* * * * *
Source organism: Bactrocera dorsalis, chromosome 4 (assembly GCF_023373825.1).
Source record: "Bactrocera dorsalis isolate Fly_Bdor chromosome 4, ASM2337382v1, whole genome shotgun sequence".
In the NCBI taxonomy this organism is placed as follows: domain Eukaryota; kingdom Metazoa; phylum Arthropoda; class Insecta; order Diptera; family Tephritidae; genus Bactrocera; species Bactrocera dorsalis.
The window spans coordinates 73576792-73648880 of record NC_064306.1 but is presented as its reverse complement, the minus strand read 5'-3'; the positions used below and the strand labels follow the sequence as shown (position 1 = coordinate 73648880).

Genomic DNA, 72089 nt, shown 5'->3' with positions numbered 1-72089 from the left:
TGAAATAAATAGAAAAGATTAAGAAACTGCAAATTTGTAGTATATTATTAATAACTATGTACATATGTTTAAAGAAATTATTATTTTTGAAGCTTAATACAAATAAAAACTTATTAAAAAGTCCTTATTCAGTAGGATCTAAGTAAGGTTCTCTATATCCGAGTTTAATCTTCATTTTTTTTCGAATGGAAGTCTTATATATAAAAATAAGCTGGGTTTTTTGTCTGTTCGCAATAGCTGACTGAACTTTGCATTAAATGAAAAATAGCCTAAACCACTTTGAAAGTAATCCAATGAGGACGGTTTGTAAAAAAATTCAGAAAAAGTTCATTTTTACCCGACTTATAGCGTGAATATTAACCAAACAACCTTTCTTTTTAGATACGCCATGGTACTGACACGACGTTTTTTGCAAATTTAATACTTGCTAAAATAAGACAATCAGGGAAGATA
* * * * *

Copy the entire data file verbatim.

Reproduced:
Source organism: Bactrocera dorsalis, chromosome 4 (assembly GCF_023373825.1).
Source record: "Bactrocera dorsalis isolate Fly_Bdor chromosome 4, ASM2337382v1, whole genome shotgun sequence".
In the NCBI taxonomy this organism is placed as follows: domain Eukaryota; kingdom Metazoa; phylum Arthropoda; class Insecta; order Diptera; family Tephritidae; genus Bactrocera; species Bactrocera dorsalis.
The window spans coordinates 73576792-73648880 of record NC_064306.1 but is presented as its reverse complement, the minus strand read 5'-3'; the positions used below and the strand labels follow the sequence as shown (position 1 = coordinate 73648880).

Genomic DNA, 72089 nt, shown 5'->3' with positions numbered 1-72089 from the left:
TGAAATAAATAGAAAAGATTAAGAAACTGCAAATTTGTAGTATATTATTAATAACTATGTACATATGTTTAAAGAAATTATTATTTTTGAAGCTTAATACAAATAAAAACTTATTAAAAAGTCCTTATTCAGTAGGATCTAAGTAAGGTTCTCTATATCCGAGTTTAATCTTCATTTTTTTTCGAATGGAAGTCTTATATATAAAAATAAGCTGGGTTTTTTGTCTGTTCGCAATAGCTGACTGAACTTTGCATTAAATGAAAAATAGCCTAAACCACTTTGAAAGTAATCCAATGAGGACGGTTTGTAAAAAAATTCAGAAAAAGTTCATTTTTACCCGACTTATAGCGTGAATATTAACCAAACAACCTTTCTTTTTAGATACGCCATGGTACTGACACGACGTTTTTTGCAAATTTAATACTTGCTAAAATAAGACAATCAGGGAAGATA